The FM slope detector relies on the signal entering the input terminals (on the left) to be current in nature. This can be achieved by placing it in the collector of a common-emitter stage but can also work when feeding it from a voltage source via a high value resistor. If the transformer has fairly low coupling between primary and secondary this can also work with a voltage drive at the input.
The peak parallel tuning of the circuit is offset from the FM carrier frequency (usually an I.F. of 10.7 MHz) by several hundred kHz hence, the circuit output amplitude rises as the modulated carrier gets closer to peak tuning and falls as the modulated carrier gets further away from the peak tuning point: -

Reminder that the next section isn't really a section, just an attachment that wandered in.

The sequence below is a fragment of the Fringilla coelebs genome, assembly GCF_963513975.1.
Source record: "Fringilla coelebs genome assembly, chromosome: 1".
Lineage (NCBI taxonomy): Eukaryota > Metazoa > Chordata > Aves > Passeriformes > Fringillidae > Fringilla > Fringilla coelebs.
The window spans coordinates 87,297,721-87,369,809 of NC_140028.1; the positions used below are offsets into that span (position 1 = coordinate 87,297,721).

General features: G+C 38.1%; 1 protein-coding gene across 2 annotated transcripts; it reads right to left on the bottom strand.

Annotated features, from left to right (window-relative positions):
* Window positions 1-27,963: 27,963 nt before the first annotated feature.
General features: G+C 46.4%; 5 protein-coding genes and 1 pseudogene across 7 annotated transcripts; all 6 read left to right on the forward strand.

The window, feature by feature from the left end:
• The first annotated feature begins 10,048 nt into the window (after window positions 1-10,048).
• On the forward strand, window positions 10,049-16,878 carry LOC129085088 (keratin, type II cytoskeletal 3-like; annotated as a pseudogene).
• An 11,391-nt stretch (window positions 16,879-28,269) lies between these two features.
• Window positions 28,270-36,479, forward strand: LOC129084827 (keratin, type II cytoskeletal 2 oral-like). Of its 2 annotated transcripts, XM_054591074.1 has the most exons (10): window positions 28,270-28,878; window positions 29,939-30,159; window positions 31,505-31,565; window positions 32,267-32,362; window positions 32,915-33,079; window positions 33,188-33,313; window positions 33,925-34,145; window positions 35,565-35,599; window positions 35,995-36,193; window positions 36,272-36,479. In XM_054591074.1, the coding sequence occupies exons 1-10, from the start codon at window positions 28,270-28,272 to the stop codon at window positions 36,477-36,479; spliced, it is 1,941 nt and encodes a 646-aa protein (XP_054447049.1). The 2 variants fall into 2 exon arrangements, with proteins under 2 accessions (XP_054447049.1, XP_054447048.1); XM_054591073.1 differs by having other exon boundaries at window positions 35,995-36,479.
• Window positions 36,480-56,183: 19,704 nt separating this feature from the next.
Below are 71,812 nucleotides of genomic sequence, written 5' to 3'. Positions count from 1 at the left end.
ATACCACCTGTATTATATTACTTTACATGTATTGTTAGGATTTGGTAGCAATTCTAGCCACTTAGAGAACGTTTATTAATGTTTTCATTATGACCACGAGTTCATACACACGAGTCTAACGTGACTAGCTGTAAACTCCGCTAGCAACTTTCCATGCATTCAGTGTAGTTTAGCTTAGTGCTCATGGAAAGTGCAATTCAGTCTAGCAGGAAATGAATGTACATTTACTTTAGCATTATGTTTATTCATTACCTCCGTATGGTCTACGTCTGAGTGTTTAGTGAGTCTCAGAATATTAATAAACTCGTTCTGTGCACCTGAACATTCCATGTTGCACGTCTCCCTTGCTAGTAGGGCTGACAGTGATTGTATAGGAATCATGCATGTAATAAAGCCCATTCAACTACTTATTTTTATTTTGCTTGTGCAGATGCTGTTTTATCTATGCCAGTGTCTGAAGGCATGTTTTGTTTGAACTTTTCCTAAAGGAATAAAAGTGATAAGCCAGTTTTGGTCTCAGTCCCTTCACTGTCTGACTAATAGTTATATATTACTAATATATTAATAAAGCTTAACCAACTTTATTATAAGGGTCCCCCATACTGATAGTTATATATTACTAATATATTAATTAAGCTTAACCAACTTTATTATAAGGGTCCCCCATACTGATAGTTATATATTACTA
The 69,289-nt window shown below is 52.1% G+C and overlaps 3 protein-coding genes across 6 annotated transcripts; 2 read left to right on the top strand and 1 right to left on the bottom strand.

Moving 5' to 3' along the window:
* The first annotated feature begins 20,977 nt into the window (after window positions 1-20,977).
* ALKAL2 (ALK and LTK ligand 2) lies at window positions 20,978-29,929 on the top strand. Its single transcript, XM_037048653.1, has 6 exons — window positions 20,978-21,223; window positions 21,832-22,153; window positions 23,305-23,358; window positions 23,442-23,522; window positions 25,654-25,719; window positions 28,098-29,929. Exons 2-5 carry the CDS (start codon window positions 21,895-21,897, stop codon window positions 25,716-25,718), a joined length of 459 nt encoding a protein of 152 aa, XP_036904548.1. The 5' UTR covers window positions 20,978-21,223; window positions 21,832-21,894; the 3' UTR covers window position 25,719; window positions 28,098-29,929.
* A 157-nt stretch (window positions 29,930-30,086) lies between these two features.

Picture from here.
This means that the carrier is regarded as being placed on the slope of the parallel resonant tuning and hence, is called a slope detector. It converts a flat-amplitude and modulated FM carrier to a modulated carrier where the frequency modulation effects are transferred to the amplitude and are resolved with a conventional diode detector (as shown).